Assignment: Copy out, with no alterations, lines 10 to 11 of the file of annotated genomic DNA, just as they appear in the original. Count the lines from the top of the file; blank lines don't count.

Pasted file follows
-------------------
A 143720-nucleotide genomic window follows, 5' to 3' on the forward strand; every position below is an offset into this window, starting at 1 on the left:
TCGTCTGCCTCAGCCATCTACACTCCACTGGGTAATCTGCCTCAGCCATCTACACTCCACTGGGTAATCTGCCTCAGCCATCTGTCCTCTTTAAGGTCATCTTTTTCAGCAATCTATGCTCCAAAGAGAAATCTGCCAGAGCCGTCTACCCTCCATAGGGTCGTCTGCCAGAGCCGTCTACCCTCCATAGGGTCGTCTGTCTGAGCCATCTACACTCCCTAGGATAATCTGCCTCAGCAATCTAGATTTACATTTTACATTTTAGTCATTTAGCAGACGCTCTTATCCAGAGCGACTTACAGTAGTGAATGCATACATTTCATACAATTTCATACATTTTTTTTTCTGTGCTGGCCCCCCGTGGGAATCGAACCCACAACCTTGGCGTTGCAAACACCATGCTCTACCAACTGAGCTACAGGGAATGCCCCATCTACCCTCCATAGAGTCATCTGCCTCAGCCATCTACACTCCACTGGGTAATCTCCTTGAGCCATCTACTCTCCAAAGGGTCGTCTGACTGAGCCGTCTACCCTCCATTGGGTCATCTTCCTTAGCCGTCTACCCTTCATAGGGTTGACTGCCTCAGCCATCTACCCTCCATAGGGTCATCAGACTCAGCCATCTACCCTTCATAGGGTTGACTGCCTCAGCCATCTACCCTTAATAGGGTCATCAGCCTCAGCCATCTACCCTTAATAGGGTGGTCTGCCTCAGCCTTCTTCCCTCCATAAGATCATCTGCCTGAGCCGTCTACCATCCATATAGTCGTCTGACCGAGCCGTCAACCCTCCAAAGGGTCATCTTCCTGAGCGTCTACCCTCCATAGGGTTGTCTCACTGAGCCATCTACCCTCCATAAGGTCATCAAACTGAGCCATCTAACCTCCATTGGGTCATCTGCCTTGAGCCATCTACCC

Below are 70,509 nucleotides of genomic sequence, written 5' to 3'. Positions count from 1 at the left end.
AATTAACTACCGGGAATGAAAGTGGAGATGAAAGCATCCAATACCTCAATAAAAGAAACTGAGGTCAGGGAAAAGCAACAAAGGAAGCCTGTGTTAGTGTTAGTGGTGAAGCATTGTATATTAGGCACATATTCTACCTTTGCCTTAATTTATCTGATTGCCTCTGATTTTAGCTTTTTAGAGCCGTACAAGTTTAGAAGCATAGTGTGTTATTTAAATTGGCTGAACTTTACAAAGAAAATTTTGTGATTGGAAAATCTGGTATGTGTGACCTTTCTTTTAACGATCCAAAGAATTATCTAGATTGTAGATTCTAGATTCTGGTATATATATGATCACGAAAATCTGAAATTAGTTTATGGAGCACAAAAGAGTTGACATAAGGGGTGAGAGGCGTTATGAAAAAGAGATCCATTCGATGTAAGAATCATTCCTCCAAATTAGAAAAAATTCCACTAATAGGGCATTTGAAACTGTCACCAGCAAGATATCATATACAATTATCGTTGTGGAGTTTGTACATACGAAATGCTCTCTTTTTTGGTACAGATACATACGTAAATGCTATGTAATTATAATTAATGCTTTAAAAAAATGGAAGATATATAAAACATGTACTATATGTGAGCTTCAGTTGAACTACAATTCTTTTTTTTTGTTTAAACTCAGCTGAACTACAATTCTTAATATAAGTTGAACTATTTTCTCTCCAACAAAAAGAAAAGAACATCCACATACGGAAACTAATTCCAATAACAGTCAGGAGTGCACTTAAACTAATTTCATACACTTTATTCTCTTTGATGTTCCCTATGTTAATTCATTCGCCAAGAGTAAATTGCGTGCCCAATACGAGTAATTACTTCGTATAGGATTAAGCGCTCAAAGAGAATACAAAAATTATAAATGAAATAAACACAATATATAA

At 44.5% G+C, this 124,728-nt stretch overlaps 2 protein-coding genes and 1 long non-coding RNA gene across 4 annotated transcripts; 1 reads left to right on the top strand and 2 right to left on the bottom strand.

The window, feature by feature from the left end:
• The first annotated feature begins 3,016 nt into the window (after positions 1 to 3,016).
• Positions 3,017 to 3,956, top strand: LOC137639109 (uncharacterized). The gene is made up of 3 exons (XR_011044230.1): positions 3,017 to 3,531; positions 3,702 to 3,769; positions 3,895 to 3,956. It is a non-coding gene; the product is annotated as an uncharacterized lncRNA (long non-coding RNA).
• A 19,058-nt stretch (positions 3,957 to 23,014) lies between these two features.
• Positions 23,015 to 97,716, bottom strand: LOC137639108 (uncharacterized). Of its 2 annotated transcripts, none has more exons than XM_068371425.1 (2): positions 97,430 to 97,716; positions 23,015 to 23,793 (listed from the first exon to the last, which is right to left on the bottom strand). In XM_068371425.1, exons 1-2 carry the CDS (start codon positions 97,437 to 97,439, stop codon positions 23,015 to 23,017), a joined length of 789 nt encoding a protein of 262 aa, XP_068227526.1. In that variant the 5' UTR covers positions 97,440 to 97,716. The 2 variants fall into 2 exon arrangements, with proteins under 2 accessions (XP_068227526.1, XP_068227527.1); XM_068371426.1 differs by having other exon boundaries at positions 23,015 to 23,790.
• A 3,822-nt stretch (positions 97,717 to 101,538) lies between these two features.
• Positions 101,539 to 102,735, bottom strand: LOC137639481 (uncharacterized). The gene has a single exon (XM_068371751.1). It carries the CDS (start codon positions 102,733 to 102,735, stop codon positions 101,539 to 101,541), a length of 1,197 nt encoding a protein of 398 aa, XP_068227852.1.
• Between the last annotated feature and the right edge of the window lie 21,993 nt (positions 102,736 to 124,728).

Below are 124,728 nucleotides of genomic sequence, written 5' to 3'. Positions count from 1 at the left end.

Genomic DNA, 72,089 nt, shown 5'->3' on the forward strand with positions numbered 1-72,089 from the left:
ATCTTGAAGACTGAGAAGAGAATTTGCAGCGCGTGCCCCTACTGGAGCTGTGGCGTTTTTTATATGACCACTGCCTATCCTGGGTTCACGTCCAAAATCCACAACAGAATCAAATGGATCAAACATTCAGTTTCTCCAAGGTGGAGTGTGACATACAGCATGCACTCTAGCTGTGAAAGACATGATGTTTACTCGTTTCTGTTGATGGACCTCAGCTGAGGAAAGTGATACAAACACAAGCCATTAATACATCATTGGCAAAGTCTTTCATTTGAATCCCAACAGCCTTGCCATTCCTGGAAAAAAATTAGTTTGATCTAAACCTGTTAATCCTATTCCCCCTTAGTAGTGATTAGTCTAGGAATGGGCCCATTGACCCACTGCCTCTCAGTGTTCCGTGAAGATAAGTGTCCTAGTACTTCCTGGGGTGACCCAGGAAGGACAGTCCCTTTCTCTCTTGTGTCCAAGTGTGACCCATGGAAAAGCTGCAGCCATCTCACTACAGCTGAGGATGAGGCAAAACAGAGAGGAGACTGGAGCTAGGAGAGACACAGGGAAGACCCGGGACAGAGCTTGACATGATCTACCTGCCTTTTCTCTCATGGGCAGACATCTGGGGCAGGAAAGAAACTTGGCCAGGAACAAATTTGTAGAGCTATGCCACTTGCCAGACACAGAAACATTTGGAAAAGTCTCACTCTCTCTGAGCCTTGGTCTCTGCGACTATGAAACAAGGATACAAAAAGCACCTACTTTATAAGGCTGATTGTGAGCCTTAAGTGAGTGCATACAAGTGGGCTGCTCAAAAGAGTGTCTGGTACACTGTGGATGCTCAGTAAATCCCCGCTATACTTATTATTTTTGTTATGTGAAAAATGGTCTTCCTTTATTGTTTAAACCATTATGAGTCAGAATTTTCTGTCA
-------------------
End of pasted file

• Positions 23,015 to 97,716, bottom strand: LOC137639108 (uncharacterized). Of its 2 annotated transcripts, none has more exons than XM_068371425.1 (2): positions 97,430 to 97,716; positions 23,015 to 23,793 (listed from the first exon to the last, which is right to left on the bottom strand). In XM_068371425.1, exons 1-2 carry the CDS (start codon positions 97,437 to 97,439, stop codon positions 23,015 to 23,017), a joined length of 789 nt encoding a protein of 262 aa, XP_068227526.1. In that variant the 5' UTR covers positions 97,440 to 97,716. The 2 variants fall into 2 exon arrangements, with proteins under 2 accessions (XP_068227526.1, XP_068227527.1); XM_068371426.1 differs by having other exon boundaries at positions 23,015 to 23,790.
• A 3,822-nt stretch (positions 97,717 to 101,538) lies between these two features.